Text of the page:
IRVINE — Her friends raved about the Indian potato and pea-filled pastries they were devouring, but Julie Dohan of Newport Beach concentrated on her kung pao shrimp and chicken as thousands around her darted from one food booth to another.
"Now that's fantastic," Dohan said, savoring each bite. "It's a good deal, too."
Dohan was just one of an estimated 30,000 visitors at the Irvine Spectrum Saturday for the Taste of Orange County, sampling and critiquing various ethnic foods on sale by 35 area restaurants, as live music blared in the background.
Braving long lines and the blazing sun, people of all ages and diverse backgrounds strolled from booth to booth, inquiring about ingredients, watching chefs cook on open grills and sampling a few of more than 100 food items for sale, at prices ranging from $1 to $5.
Restaurants participating in the food festival served up Thai, Indian, Persian, Chinese, Japanese, Vietnamese and Italian cuisine.
"It's definitely a little bit of Orange County," Cynthia Miranda said in between bites of her \o7 bruschette\f7 , a slice of toasted Italian bread topped with chopped Roma tomatoes, fresh garlic, basil and virgin olive oil.
Miranda of Torrance and her boyfriend spent more than two hours in traffic Friday to attend the festival's opening and catch some of the live music. She returned Saturday with three friends.
"I enjoyed it so much, I returned and drove the hour here so my friends could experience it," she said. "The traffic is worth it because once you get here, you've got so many other options other than your typical hot dogs and hamburgers."
Visitors ate as they walked, and shared bites with friends. Vacant seat were quickly taken as festival-goers offered tastes to virtual strangers. Bite-sized samples were passed around, as the proud purchaser directed the hungry to buy favorites.
The curious eyed foods as strangers walked by with their Thai \o7 pahd \f7 noodles or Indian lamb \o7 seekh kebabs. \f7 Often overheard were hearty endorsements and recommendations.
Restaurant workers were more prepared for the masses Saturday, a result of Friday's surprisingly large turnout.
Festival organizers estimate 25,000 people showed up Friday, almost doubling last year's first-day attendance, setting a record for the most people in the festival's seven years.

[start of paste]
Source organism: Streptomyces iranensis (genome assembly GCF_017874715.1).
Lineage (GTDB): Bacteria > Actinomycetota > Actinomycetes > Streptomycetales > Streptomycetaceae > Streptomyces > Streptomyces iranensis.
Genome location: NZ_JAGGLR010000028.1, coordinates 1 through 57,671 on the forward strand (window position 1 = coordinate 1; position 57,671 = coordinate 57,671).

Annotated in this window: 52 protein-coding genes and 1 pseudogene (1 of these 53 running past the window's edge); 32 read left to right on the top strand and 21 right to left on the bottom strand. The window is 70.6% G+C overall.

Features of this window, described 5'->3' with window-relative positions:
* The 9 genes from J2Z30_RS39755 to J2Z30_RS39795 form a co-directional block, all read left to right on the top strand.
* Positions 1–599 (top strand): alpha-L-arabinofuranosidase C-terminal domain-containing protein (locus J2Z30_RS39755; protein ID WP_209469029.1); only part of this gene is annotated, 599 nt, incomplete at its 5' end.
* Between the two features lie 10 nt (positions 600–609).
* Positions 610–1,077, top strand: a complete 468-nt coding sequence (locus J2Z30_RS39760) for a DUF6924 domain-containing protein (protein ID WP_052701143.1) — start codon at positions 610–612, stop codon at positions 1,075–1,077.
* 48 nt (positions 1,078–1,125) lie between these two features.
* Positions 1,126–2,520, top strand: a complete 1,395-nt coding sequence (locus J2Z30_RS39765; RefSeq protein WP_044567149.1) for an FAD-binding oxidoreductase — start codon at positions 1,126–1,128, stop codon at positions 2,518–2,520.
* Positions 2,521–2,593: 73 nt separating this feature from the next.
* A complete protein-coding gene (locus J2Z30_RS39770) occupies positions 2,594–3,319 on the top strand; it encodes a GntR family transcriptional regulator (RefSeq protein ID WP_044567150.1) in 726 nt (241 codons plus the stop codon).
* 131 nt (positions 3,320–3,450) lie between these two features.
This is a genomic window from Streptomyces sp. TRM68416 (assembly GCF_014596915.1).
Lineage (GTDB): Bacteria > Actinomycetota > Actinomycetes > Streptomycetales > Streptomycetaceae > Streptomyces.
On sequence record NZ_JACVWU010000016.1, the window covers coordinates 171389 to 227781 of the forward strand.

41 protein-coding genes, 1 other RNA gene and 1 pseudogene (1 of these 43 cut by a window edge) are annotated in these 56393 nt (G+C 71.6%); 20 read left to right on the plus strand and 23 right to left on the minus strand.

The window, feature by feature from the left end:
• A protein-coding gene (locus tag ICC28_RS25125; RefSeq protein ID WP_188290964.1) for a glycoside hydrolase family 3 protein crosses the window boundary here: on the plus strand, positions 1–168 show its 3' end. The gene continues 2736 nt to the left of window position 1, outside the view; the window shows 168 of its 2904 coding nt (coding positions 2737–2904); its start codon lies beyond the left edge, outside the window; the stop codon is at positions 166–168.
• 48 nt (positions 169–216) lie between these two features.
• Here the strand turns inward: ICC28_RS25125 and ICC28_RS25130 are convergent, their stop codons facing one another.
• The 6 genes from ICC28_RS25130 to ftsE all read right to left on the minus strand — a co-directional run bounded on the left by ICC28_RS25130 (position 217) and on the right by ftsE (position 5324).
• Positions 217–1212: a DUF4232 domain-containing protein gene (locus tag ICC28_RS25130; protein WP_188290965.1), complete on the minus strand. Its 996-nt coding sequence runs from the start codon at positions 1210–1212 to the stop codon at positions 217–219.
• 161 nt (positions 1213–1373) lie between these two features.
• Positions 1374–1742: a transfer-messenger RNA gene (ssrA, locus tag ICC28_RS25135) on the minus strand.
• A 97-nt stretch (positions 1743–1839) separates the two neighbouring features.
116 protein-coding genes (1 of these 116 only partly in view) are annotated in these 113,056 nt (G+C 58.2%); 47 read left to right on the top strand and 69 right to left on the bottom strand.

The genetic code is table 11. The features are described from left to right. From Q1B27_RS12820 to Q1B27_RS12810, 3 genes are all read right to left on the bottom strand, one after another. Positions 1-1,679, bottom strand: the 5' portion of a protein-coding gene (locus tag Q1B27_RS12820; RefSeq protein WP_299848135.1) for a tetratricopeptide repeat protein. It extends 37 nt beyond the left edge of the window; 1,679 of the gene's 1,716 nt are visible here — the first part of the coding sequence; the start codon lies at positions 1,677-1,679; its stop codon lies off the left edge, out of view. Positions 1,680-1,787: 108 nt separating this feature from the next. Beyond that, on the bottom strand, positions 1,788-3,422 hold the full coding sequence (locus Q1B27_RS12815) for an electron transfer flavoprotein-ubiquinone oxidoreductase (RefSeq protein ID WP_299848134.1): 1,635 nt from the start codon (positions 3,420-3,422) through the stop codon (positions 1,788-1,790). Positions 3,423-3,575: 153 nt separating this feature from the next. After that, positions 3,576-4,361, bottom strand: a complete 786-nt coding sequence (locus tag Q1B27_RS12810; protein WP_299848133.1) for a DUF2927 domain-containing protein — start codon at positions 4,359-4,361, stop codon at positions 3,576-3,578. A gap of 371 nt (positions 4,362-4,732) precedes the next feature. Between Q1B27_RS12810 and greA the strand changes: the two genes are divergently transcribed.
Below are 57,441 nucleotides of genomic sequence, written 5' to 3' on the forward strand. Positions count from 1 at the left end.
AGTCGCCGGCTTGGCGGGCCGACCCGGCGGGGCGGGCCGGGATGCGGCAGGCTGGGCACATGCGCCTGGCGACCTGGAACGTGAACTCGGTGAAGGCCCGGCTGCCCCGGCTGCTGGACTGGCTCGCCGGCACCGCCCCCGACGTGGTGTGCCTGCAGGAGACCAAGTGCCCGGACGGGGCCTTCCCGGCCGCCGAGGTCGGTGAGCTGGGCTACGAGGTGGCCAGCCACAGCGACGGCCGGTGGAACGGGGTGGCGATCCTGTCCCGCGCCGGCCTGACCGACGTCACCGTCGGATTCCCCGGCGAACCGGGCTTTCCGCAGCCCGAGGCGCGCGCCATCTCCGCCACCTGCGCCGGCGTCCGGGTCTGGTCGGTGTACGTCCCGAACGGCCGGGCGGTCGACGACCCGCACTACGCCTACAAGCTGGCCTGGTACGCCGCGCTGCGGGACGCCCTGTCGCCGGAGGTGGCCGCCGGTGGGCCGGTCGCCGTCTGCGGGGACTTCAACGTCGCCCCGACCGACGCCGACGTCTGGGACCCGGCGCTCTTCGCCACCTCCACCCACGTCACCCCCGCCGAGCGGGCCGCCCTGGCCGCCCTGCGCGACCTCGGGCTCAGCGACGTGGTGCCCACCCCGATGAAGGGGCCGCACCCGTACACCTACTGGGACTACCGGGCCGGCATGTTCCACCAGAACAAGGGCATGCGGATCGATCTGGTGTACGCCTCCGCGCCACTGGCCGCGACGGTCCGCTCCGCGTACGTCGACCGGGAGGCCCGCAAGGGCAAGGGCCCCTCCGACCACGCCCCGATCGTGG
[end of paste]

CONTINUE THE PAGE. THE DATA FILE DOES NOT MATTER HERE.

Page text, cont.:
Vija Khosla, a partner in a chain of four Indian restaurants, said he sold out of 5,000 \o7 samosas \f7 within seven hours Friday.
"All the workers in the chain, we all got together Friday night and worked through the night, making more," Khosla said. "It was fun."
The \o7 samosas, \f7 vegetarian pastries containing spicy potatoes and peas, were a crowd favorite. Two pastries were sold for one ticket. Tickets cost a dollar each.
Also selling at a maddening pace Friday was Tutto Mare's crab cakes with spicy tomato sauce.
"This place was so crowded, we didn't even know there was a curb until this morning," Frank Licata said, pointing at the curb in front of his booth.
Bonnie MacDonald, a producer of the event, said the record turnouts were a result of the improvements made to this year's festival and the wide range of offerings, besides the ethnic cuisine.
Sitting on 15 acres, the booths are surrounded by bands playing live music throughout the day. Also included is a stage with a comedy group and a chef's pavilion where cooking demonstrations are conducted and recipes are handed out. But the most popular addition is the Discovery Toys Pavilion, where children age 6 and younger can play.
"This is great place to take your family," said Santa Ana resident Maria Perez. She sampled foods while watching her 3-year-old play in the pavilion.
The Taste of Orange County reopens at noon today and ends at 10 p.m., with a fireworks display at 9:30 p.m. Admission, which includes the musical entertainment, is $6 for adults and $3 for children ages 3 to 12. Children 2 and under are admitted free.